The first mountain is my husband. Now, he actually reads my blog, and probably won't be impressed to hear himself being called a mountain or, in fact, even referred to at all. (Sorry, honey!) But the truth is, Anastasia speaks to my heart. I feel the call to adopt. The children are all for it too, of course. But Gene would have been happy with just one child, and is certainly done after two. As the sole breadwinner in our family (my meager and unpredictable photography earnings not withstanding), he feels that it is his financial responsibility first and foremost to care for the family he already has, rather than seeking to add another mouth to feed. I understand this, of course, and I am grateful for a husband that works hard to care for his family. He is ambivalent, and this is not uncommon - it is nearly always the mother who first feels that nudge toward adoption. There's even a term for men like him in the adoption community - RH, for "reluctant husband." Gene is an RH, although with good reason.
However, having been praying for and about her for so long, having talked about her so much, Anastasia has become a part of our family, in theory if not in practice. At first, it was just us girls that talked about her. But lately, Gene has begun to acknowledge her existence. He doesn't cringe when we talk about her. I don't hear his defenses immediately click into place when the topic of adoption rises. I've caught him donating to a friend's adoption fund. He even asked me a few days ago if I would call her "Annie" for short. (Hard to say, not knowing her real name. But scroll back up to her picture and tell me, doesn't she look like an Annie to you?!)
That mountain is trembling. :)
The second mountain...well, that one is holding fast. If anything, it's actually growing. This is where I'll be a little more vague, because the second mountain is financial in nature. There's a need that must be addressed before we can start planning for our home study. The only way for it to be rectified is a boost in income - which is certainly possible for Gene, whenever overtime is available. That part is good news!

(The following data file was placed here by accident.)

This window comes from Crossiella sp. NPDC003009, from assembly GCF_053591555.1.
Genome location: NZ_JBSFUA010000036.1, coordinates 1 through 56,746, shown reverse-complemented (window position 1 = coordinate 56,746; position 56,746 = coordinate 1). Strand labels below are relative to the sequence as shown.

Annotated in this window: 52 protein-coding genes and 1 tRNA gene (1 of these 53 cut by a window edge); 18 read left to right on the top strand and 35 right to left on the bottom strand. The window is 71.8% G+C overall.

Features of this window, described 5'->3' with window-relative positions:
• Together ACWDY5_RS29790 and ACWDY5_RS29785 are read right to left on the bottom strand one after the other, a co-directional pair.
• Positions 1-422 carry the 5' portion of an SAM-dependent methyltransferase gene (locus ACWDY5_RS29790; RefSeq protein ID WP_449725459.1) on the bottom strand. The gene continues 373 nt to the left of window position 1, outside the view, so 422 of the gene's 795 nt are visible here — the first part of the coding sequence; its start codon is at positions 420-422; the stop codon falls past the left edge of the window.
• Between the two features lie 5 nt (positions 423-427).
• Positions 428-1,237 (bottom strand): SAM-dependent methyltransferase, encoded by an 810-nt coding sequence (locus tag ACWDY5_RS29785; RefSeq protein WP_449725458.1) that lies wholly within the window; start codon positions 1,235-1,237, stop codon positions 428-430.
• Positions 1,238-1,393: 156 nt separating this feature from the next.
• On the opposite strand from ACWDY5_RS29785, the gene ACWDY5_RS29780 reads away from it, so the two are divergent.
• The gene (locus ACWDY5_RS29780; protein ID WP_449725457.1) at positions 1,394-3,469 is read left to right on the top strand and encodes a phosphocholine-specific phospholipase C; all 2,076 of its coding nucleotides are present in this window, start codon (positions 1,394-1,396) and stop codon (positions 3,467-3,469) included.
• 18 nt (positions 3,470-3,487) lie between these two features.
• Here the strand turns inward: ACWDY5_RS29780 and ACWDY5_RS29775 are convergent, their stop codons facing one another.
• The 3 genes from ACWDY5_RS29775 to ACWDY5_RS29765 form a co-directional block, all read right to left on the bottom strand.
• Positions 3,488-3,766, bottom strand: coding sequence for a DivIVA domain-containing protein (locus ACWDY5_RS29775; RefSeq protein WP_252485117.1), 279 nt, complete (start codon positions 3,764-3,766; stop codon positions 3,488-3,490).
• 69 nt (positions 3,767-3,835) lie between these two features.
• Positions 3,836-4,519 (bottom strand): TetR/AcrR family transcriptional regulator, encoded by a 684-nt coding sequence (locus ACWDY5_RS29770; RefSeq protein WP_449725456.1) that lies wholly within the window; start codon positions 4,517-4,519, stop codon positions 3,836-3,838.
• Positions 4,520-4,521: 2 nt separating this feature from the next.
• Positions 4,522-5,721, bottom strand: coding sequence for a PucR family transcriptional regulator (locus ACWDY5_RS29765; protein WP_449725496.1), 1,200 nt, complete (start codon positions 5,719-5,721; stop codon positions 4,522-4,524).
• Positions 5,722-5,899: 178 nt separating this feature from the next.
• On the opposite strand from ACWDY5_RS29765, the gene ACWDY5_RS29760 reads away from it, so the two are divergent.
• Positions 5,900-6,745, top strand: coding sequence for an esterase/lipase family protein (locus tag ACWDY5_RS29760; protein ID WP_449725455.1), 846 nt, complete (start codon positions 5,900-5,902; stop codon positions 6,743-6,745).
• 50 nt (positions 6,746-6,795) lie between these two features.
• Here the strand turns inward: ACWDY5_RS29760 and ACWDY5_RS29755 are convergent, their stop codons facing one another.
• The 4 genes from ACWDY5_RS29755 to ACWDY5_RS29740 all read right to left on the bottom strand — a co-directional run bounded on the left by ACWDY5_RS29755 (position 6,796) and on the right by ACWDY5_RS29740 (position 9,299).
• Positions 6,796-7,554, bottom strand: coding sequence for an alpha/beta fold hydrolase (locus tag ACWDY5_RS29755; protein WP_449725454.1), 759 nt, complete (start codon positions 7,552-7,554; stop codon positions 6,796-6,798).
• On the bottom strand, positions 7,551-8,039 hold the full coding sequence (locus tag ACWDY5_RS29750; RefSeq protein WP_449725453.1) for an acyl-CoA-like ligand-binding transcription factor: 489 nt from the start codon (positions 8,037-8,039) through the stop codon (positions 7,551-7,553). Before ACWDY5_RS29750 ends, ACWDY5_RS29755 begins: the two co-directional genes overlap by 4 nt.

The bad news? The plant where he works laid off fifty-five employees today. Isn't that a nasty little irony? On the very day that I'm challenged to start praying BIG, and for one of my prayers to be lots and lots of overtime...business is slow to the point of layoffs. Gene was not one of them, and for that, I am so, so thankful. That he is at work right now is no small mercy.
And that is how the mountain GREW to what feels like an unsurmountable height. That is the prayer that can be handled by God alone - to not only undo the decrease in business that led to the layoffs to start with, but to increase it SO MUCH that there's plenty of overtime available for Gene.
Now, I'll tell you...I believe, completely, that there is nothing that God cannot do. But standing at the foot of this mountain and looking up, and willing my mouth to open and shout the word "MOVE!!!" It's hard. It's so hard.
This is where my request comes in. Not a lot of people read this blog, I'm pretty sure of that. Just my closest friends, and Gene sometimes, and maybe my dad (although he pretty much skulks around online and sees all, but you never know he's there...he's kind of a Facebook ninja that way.) So my request to you is: pray with me. I know, you already do, because you're awesome that way. But bump it up a notch this month? Because I'm doing some heavy duty praying over here, but back me up, please, because it's hard. I have faith that the mountain can move. I'm not sure if I have faith that it will move.
Pray for me.
And pray for Anastasia. Because no matter how I feel about the situation, what it all boils down to is that there is a little girl in an institution that has never had a family to love her. She needs a family. As I stated before...I would love to make her part of ours ---BUT--- if that is not God's plan for our family, if He does not clear the path for us, then there is another family out there for her, and they need to go and get her. Russia is not, from what I've learned, an easy place from which to adopt. The fees and the travel requirements are daunting, to put it nicely. There are countries that are much easier, cheaper, faster. Had I set out with the intent to adopt and no particular child in mind, Russia would have been the least logical place for me to look, and I'm sure it's the same for many other prospective families. If we are not her family, if her family is out there somewhere else...pray for them to be undeterred by the mountains that stand in their way.
Pray her out of the institution, and into a family that will love her. Pray her out of a country that devalues people with Down syndrome so much that parents are encouraged to hand these infants over to an orphanage at birth.
So there's our update. It's not pretty, it's much too long, and it still amounts to, "we're still waiting." But there's hope at the end. And I'm so grateful for all of you who are hoping along with me.
"I tell you the truth, if you have faith as small as a mustard seed, you can say to this mountain, 'Move from here to there,' and it will move. Nothing will be impossible for you." -Matthew 17:20 NIV